This recipe is inspired by the one in a favorite cookbook of mine this time of year, Simply in Season.  Here is the recipe mostly as published ( I’ll share my major variations at the end):

Vegetable Fritters

Place in a bowl:

3 cups shredded summer squash

1/3 cup minced onion or 2 cloves minced garlic

Mix together:

1/3 cup flour or whole wheat flour ( brown rice works, too)

1/2 tsp. baking powder

1/2 tsp. salt

1/8 tsp. pepper

2 eggs, beaten

Mix gently with squash mixture. Heat a pan over medium heat (I use a cast iron frying pan).  Add a bit of oil or your chosen fat ( I usually use a bit of unsalted butter.)  Drop by spoonfuls into frying pan- I flatten it a bit with my spoon to help it spread a little.  Cook until golden then turn over to cook the second side.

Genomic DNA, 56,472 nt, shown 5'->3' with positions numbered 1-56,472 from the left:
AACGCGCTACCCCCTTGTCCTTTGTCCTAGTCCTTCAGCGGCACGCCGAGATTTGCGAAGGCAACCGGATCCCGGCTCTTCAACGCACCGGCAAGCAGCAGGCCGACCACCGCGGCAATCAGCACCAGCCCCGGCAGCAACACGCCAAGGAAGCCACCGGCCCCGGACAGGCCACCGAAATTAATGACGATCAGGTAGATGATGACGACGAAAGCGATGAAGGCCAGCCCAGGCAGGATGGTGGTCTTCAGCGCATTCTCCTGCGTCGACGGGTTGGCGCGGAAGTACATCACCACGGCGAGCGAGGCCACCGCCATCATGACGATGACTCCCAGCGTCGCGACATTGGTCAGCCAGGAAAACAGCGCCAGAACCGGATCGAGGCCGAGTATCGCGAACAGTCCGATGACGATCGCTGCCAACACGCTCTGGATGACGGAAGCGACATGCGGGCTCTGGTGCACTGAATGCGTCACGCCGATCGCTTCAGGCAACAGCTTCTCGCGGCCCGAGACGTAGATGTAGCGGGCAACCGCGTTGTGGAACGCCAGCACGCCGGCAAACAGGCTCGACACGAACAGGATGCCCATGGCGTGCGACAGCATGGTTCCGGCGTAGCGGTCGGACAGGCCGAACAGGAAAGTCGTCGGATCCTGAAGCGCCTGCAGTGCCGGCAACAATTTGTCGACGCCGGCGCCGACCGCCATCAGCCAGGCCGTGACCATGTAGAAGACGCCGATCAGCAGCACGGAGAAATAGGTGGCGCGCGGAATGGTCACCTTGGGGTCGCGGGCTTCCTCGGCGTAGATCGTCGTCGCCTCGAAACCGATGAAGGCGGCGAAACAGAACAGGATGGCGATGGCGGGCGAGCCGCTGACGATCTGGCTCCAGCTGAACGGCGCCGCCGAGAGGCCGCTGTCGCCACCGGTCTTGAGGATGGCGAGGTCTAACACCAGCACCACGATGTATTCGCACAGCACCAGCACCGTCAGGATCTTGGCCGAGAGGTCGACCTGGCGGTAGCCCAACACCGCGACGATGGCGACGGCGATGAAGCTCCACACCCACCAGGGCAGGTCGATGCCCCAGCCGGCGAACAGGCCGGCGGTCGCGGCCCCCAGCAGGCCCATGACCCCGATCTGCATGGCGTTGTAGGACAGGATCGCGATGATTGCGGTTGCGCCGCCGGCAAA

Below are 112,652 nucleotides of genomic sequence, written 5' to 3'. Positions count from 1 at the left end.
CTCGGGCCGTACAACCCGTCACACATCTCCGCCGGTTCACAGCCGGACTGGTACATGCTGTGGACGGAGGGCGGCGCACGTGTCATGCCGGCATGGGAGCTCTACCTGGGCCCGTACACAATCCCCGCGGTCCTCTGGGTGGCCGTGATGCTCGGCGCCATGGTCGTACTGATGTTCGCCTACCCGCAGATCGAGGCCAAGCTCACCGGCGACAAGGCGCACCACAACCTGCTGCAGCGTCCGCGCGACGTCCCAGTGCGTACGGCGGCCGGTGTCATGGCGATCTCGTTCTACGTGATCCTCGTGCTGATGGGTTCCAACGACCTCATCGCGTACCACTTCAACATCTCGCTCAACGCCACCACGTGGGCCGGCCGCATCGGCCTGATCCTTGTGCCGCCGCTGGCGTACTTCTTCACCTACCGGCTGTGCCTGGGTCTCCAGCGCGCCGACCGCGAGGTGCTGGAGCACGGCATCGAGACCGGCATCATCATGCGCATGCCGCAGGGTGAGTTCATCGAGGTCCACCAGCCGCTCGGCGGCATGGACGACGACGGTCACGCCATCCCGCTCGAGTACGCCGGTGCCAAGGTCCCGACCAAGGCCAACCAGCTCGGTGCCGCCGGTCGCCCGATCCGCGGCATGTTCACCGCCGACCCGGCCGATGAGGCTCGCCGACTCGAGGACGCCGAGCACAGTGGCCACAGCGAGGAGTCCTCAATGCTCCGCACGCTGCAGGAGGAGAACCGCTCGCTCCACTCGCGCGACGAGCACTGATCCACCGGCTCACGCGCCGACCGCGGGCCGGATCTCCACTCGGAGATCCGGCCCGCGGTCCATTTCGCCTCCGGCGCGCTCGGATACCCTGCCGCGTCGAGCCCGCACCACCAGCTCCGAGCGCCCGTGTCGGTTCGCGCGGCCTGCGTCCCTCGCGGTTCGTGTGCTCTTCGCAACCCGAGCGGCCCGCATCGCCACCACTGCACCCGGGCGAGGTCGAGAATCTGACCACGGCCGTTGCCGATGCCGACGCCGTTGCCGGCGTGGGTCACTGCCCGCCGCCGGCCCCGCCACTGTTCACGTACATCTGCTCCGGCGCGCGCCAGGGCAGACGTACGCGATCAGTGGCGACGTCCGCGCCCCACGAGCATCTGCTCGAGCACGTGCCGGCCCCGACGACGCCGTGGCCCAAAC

The first time I made these, I used a mix of green and yellow summer squash.  The next time, I experimented more and substituted some grated carrot for some of the squash.  Other times, I’ve also added some finely chopped cabbage.  It seems to work best if summer squash makes up at least 2/3 of the ingredients.  I love how colorful they look when I use both yellow and green squash and orange carrots.  Today I only had yellow squash and yellow carrots, so they aren’t as colorful, but they taste good either way:)  Also, I often use both onion and garlic.  I always use garlic, sometimes even doubling it if the cloves are small because I love garlic (and also usually press it instead of mincing it).  I also add whatever fresh herbs I have around- today’s batch had some chopped up fresh basil added that came in my CSA box this week.  I experimented with brown rice flour yesterday and used it again today as I like it a little better- my daughter says she can’t tell the difference, though.  Also, for lunch, I usually just make half of a batch (and just sort of guess that my 1/3 cup measure is filled more or less half-way full as I don’t feel like getting out the tablespoons and teaspoons to measure it exactly!).